New developments and opportunities are opening up in artificial intelligence, says Paul Budde.
I RECENTLY followed a "lunch box lecture", organised by the University of Sydney. In the talk, Professor Zdenka Kuncic explored the very topical issue of artificial intelligence.
The world is infatuated with artificial intelligence (AI), and understandably so, given its super-human ability to find patterns in big data as we all notice when using Google, Facebook, Amazon, eBay and so on. But the so-called “general intelligence” that humans possess remains elusive for AI.
Interestingly, Professor Kuncic approached this topic from a physics perspective. By viewing the brain’s neural network as a physical hardware system, rather than the algorithm-based software as for example AI-based research used in social media.
Her approach reveals clues that suggest the underlying nature of intelligence is physical.
Basically, what this means is that a software-based system will require ongoing input from software specialists to make updates based on new developments. Her approach, however, is to look at a physical system based on nanotechnology and use these networks as self-learning systems, where human intervention is no longer required.
Imagine the implications of the communications technologies that are on the horizon, where basically billions of sensors and devices will be connected to networks.
The data from these devices need to be processed in real-time and dynamic decisions will have to be made without human intervention. The driverless car is, of course, a classic example of such an application.
The technology needed to make such a system work will have to be based on edge technology in the device out there in the field. It is not going to work – in any scaled-up situation – if the data from these devices will first have to be sent to the cloud for processing.
Nano networks are a possible solution for such situations. A nanonetwork or nanoscale network is a set of interconnected nanomachines (devices a few hundred nanometers or a few micrometres at most in size), which at the moment can perform only very simple tasks such as computing, data storing, sensing and actuation.
However, Professor Kuncik expects that new developments will see expanded capabilities of single nanomachines both in terms of complexity and range of operation by allowing them to coordinate, share and fuse information.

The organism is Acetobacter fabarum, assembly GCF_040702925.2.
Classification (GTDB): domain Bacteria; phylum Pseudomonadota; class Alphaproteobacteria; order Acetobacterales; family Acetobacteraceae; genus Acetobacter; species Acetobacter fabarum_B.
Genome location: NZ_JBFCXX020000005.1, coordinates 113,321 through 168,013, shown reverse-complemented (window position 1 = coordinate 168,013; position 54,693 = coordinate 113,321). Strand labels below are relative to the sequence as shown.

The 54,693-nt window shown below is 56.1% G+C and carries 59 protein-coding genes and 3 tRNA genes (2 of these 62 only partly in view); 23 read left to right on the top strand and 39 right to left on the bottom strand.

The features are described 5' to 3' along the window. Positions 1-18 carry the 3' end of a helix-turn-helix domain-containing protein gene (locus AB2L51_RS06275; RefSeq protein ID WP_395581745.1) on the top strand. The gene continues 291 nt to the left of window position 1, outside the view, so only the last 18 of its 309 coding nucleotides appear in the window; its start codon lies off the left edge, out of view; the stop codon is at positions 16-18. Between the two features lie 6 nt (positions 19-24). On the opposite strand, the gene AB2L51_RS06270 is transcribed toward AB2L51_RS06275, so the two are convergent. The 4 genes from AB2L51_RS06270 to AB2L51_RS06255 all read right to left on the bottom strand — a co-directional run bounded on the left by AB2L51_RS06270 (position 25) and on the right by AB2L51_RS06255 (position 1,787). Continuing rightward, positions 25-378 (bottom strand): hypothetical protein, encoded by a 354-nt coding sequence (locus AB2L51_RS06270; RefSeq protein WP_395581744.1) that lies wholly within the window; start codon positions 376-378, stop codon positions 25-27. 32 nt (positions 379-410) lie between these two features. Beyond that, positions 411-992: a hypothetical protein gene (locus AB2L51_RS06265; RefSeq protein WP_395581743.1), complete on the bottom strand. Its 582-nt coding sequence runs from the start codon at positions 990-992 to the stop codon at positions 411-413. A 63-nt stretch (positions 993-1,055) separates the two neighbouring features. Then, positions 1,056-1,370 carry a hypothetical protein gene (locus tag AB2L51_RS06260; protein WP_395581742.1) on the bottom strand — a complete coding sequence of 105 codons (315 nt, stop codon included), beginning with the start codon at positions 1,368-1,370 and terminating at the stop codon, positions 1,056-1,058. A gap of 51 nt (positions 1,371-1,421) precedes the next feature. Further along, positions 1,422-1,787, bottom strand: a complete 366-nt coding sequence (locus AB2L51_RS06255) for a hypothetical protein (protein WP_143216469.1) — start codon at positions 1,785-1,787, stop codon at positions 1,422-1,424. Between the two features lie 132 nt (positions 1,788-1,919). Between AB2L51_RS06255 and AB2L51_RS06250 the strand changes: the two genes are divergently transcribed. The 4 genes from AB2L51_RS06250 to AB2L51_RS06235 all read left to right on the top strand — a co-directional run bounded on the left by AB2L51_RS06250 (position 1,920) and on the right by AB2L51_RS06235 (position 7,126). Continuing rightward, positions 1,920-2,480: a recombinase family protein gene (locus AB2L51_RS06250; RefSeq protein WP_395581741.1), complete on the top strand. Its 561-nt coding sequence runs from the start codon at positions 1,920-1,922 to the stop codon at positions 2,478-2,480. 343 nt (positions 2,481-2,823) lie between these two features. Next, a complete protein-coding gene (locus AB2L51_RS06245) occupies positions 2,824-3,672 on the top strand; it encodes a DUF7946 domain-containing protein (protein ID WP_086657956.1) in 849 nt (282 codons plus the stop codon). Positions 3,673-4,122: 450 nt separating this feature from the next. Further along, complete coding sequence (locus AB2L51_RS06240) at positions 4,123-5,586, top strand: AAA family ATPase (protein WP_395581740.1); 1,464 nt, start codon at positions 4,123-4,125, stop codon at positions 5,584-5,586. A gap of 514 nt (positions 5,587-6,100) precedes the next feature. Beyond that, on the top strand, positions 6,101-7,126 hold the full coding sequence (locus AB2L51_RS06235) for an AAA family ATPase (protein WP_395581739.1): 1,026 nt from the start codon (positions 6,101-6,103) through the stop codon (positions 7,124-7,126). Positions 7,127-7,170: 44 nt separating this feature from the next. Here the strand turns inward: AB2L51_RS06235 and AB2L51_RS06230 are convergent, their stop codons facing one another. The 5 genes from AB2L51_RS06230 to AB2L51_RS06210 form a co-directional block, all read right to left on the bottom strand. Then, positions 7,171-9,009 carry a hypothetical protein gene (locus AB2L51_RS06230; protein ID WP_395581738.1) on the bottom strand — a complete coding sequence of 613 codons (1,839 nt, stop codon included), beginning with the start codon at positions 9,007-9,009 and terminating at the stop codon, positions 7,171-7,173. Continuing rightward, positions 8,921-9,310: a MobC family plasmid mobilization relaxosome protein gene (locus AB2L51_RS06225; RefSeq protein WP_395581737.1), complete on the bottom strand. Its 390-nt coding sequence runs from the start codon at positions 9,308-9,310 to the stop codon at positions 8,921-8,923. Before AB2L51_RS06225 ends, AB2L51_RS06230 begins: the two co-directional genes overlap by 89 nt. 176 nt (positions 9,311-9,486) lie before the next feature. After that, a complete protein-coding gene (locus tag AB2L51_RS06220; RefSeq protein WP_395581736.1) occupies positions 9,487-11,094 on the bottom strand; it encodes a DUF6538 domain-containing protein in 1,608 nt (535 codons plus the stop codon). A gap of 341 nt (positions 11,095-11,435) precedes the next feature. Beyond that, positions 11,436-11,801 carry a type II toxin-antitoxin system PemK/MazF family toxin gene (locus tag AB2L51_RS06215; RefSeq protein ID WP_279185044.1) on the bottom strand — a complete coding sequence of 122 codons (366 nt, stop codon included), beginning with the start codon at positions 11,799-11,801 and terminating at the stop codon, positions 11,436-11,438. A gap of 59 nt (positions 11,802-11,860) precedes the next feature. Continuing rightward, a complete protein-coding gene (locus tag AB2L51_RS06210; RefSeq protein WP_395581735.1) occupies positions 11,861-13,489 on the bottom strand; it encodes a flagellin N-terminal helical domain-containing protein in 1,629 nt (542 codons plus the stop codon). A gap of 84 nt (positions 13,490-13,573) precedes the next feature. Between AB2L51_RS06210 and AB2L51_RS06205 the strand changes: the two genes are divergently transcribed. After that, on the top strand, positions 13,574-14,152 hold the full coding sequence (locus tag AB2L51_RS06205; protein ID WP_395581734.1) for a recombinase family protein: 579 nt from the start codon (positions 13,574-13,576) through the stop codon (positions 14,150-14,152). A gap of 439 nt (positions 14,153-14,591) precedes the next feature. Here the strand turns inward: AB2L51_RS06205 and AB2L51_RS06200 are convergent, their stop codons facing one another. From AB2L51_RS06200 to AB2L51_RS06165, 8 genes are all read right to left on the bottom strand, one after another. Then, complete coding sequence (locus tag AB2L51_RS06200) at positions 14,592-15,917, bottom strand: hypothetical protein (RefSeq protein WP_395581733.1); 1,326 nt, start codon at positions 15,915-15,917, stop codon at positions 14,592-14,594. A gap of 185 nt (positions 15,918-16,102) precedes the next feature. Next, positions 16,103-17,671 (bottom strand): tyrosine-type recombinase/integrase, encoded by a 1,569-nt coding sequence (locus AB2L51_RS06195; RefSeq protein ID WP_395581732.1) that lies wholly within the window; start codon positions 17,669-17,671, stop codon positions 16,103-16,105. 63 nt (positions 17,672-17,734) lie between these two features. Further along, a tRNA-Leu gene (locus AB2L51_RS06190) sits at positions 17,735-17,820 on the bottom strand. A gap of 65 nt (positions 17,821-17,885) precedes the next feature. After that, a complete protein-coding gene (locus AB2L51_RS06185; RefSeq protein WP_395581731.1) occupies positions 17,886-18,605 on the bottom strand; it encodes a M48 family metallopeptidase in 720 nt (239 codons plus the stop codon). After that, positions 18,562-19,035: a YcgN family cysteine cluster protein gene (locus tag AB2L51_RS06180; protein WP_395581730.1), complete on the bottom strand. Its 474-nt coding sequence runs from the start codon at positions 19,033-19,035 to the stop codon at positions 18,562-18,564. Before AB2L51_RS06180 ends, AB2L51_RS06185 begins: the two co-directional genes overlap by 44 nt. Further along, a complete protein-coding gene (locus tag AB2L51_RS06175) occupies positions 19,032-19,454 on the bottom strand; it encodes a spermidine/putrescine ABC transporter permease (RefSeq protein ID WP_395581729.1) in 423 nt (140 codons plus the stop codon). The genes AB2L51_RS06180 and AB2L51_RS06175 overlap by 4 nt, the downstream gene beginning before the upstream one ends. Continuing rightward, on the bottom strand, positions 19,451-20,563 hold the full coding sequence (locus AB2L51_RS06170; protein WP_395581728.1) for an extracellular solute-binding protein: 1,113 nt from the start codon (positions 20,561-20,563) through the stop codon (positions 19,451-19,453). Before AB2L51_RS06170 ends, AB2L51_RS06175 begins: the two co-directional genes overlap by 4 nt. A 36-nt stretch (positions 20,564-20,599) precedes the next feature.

Professor Kuncik concentrates, in her work, on electromagnetics for communication in the nanoscale.
This is commonly defined as the 'transmission and reception of electromagnetic radiation from components based on novel nanomaterials'.
Professor Kuncik mentioned this technology was still in its infancy. She was very upbeat about the future, based on the results of recent research and international collaboration. Advancements in carbon and molecular electronics have opened the door to a new generation of electronic nanoscale components such as nanobatteries, nanoscale energy harvesting systems, nano-memories, logical circuitry in the nanoscale and even nano-antennas.
From a communication perspective, the unique properties observed in nanomaterials will decide on the specific bandwidths for the emission of electromagnetic radiation, the time lag of the emission, or the magnitude of the emitted power for input energy.
The researchers are looking at the output of these nanonetworks rather than the input. The process is analogue rather than digital. In other words, the potential output provides a range of possible choices, rather than one (digital) outcome.
The trick is to understand what choices are made in a nanonetwork and why.
There are two main alternatives for electromagnetic communication in the nanoscale – the one as pursued by Professor Kuncik – the other one being based on molecular communication.
Nanotechnology could have an enormous impact on for example the future of 5G. If nanotechnology can be included in the various Internet of Things (IoT) sensors and devices than this will open an enormous amount of new applications.
It has been experimentally demonstrated that is possible to receive and demodulate an electromagnetic wave by means of a nano radio.
Second, graphene-based nano-antennas have been analysed as potential electromagnetic radiators in the terahertz band.
Once these technologies are further developed and commercialised, we can see a revolution in edge-computing.
Paul Budde is an Independent Australia columnist and managing director of Paul Budde Consulting, an independent telecommunications research and consultancy organisation. You can follow Paul on Twitter @PaulBudde.
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